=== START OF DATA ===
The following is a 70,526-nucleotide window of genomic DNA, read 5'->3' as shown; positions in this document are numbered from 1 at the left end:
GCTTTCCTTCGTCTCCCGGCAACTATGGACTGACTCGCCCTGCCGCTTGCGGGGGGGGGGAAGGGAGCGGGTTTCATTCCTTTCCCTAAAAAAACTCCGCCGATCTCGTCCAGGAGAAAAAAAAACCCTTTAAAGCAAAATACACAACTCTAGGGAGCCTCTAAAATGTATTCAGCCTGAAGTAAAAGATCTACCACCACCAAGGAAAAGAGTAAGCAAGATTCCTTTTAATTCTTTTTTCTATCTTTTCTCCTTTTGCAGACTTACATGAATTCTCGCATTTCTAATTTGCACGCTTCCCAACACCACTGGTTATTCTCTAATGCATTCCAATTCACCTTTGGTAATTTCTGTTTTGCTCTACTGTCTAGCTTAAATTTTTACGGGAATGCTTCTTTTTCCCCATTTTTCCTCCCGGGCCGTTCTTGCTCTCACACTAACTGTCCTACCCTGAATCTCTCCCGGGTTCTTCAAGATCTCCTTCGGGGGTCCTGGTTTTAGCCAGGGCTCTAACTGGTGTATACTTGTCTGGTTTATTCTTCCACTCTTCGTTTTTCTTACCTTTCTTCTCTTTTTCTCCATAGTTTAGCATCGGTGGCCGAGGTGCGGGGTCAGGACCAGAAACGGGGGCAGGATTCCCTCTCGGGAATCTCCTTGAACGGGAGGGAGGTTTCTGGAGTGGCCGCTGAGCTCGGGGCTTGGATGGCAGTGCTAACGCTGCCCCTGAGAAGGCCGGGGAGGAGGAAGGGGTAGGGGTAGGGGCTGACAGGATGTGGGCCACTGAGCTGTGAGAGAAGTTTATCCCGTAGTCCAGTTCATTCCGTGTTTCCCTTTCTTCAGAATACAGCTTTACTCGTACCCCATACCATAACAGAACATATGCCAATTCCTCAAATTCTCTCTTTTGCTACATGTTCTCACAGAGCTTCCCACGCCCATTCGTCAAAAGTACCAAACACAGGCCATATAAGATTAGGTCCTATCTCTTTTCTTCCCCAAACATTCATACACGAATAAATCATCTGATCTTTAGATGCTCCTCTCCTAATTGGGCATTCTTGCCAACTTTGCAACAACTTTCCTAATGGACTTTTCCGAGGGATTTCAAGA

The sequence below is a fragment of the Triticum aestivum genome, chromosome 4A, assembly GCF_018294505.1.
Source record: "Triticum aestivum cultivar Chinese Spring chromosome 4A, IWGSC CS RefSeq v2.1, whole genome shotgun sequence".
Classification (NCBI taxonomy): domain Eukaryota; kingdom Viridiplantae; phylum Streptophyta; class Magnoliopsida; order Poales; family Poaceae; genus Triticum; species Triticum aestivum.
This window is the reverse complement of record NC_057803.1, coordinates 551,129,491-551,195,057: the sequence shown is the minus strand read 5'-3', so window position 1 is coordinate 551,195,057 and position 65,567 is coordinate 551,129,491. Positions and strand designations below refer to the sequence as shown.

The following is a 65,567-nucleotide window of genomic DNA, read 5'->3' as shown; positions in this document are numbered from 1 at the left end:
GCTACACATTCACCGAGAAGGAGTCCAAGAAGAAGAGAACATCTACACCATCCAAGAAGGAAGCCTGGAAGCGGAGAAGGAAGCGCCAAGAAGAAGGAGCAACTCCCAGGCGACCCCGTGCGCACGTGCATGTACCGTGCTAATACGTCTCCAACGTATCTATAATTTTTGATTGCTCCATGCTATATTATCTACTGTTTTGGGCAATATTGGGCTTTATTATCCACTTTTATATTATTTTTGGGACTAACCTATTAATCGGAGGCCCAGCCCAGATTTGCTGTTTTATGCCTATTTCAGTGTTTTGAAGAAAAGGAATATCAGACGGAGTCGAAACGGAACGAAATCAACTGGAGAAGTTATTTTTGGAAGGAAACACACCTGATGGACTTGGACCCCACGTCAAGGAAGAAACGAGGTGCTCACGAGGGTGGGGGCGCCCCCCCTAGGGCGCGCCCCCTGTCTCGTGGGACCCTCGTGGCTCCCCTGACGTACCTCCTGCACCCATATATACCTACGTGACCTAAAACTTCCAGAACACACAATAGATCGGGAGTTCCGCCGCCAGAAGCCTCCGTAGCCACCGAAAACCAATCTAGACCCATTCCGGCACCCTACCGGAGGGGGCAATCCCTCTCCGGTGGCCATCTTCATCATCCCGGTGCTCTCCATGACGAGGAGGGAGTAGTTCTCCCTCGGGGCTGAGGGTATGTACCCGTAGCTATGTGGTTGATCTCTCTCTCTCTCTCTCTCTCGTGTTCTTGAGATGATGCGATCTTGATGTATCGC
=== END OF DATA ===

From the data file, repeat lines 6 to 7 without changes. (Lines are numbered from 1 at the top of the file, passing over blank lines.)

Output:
This window is the reverse complement of record NC_057803.1, coordinates 551,129,491-551,195,057: the sequence shown is the minus strand read 5'-3', so window position 1 is coordinate 551,195,057 and position 65,567 is coordinate 551,129,491. Positions and strand designations below refer to the sequence as shown.

The following is a 65,567-nucleotide window of genomic DNA, read 5'->3' as shown; positions in this document are numbered from 1 at the left end: